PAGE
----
But I'm surprised that organic food isn't accepted as better in the US - it has become accepted as of higher quality in the UK, regardless of your politics. (It is, of course.)

No, it's not, if one realizes how US agribusiness concerns have found ways to label products organic that aren't really. Here are your one two three links, though I'm not sure if these are the best, but they can give you a taste of what's at issue.

To be fair, the conditions in the UK and the EU make it much more feasible to have truly organic food that is raised close to your home, whereas the US requires a lot of transportation and economies of scale to maintain the current price structure (a 10-15% markup doesn't really cover the additional costs of organic, and that's about the limit that US consumers are willing to pay above the usual) Some argue for the ideal model of buying direct from the farmer who supports artisanal varieties and operates on a smaller scale is the true definition of organic, but when eating organic becomes a fashion statement, then the market is going to find ways of meeting demands which will dilute the notion of organic.

Of course, Phil provides a counter example, which also give me a chance to include this SFChronicle article that I had to leave out

"You'll have to send this post to Jonah Goldberg.

Y'know, one of my first thought reading the post was: OMG - nobody tell Jonah - Edmund Burke's a fascist.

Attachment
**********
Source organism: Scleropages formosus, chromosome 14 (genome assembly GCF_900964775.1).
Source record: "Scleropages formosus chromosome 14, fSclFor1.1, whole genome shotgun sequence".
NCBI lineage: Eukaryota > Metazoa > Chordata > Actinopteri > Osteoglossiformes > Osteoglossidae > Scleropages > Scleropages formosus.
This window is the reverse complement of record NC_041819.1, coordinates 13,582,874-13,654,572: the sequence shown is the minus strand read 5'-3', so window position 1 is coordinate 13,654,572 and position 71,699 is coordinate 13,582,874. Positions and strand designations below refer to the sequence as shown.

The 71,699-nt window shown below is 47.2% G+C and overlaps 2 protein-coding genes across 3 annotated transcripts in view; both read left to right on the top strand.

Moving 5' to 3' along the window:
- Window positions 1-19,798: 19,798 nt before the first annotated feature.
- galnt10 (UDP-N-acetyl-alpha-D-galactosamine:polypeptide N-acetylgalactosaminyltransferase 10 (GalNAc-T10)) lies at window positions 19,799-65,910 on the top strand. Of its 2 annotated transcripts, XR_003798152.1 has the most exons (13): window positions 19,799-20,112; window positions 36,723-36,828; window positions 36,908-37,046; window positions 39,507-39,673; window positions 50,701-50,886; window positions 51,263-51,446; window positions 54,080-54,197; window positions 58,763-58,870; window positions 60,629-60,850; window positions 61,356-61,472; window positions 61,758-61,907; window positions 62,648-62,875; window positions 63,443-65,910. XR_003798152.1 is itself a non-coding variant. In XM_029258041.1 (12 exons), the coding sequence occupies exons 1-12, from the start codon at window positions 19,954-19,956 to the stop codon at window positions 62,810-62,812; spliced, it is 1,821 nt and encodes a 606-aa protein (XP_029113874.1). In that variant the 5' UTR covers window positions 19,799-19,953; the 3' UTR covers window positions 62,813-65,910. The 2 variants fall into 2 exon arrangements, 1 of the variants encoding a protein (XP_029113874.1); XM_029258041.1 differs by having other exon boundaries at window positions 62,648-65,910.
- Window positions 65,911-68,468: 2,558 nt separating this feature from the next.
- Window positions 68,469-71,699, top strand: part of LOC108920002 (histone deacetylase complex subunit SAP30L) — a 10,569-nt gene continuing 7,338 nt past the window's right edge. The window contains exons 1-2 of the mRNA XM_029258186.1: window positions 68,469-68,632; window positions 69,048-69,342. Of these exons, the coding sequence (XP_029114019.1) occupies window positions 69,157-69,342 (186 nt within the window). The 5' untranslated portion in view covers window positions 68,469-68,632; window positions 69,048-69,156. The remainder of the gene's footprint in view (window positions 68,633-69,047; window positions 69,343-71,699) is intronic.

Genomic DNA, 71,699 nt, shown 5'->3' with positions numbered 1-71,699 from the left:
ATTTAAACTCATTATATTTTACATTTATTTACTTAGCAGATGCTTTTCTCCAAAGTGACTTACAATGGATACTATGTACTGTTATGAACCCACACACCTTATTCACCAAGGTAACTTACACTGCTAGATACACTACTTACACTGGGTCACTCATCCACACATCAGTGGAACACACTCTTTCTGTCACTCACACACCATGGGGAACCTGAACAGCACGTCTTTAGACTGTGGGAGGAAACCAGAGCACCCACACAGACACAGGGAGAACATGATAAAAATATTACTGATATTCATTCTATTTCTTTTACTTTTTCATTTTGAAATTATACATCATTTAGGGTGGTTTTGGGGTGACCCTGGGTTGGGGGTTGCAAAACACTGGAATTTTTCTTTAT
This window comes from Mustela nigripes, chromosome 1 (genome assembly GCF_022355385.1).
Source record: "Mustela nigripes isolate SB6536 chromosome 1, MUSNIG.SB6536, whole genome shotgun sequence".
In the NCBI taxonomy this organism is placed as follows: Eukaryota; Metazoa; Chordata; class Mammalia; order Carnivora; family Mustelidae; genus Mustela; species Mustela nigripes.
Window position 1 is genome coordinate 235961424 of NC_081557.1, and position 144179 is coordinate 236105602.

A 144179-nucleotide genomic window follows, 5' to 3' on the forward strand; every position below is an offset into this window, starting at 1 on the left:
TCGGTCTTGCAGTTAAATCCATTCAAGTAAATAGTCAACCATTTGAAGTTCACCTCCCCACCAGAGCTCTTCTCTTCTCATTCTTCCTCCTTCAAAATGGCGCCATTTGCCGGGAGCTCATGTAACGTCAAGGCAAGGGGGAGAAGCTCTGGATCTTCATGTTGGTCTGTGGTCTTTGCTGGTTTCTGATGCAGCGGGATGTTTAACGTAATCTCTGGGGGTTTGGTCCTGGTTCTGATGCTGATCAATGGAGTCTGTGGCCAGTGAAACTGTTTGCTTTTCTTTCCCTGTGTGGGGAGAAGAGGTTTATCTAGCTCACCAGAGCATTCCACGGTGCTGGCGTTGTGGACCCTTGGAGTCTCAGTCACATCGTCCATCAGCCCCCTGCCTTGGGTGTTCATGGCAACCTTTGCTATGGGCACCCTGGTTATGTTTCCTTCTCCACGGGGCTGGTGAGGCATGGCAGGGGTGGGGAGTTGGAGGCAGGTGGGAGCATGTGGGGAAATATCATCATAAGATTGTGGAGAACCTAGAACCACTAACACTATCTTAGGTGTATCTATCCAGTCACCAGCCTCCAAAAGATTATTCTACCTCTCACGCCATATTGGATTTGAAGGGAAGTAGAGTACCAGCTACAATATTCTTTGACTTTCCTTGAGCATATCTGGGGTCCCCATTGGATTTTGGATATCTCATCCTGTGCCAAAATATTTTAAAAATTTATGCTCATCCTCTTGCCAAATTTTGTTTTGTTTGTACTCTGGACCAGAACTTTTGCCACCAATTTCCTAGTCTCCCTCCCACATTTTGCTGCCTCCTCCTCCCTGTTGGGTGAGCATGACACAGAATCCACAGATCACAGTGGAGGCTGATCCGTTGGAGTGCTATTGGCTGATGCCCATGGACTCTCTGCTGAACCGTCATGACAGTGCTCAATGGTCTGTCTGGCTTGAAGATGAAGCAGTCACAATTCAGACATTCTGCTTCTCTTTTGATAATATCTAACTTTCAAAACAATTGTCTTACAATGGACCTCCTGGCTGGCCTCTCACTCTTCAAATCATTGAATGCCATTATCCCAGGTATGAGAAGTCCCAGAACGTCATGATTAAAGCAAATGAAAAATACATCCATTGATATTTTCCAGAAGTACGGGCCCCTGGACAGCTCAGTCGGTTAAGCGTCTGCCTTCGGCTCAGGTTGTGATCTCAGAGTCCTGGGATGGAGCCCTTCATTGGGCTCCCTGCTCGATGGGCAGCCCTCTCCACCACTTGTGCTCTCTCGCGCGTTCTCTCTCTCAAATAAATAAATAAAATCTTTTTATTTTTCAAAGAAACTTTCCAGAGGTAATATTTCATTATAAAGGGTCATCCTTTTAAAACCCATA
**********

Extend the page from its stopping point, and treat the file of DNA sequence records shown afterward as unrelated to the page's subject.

The argument that tradition (or culture, as it's more generally known) provides humanity with an adaptive system is an old one. Genes are adaptive, but require thousands of generations to adapt. Culture is also adaptive -- but it takes must less time to adapt. How long? More than two generations, less than ten, perhaps. This gives humanity enormous adaptive flexibility.

However, technology permits humanity to alter its environment, and we are doing so at an ever-increasing rate. This accelerating change requires adaptive changes in our behavior. Our ability to change is limited by the speed with which we can alter our culture (traditions). That speed is fixed, but the speed with which we are changing our own environment is increasing. Ergo, there must come a point where we are changing our environment faster than we are responding to the changes. Beyond this point, we are decreasingly adapted to our environment. Any species that cannot adapt to its environment goes extinct.

There is one tiny hope: a rational creature can adapt more quickly than a cultural one. However, to do this, we need to be really good at rationalism (possible) and we must abandon traditionalism for rationalism (forget it).

The end may not be nigh, but it's on its way.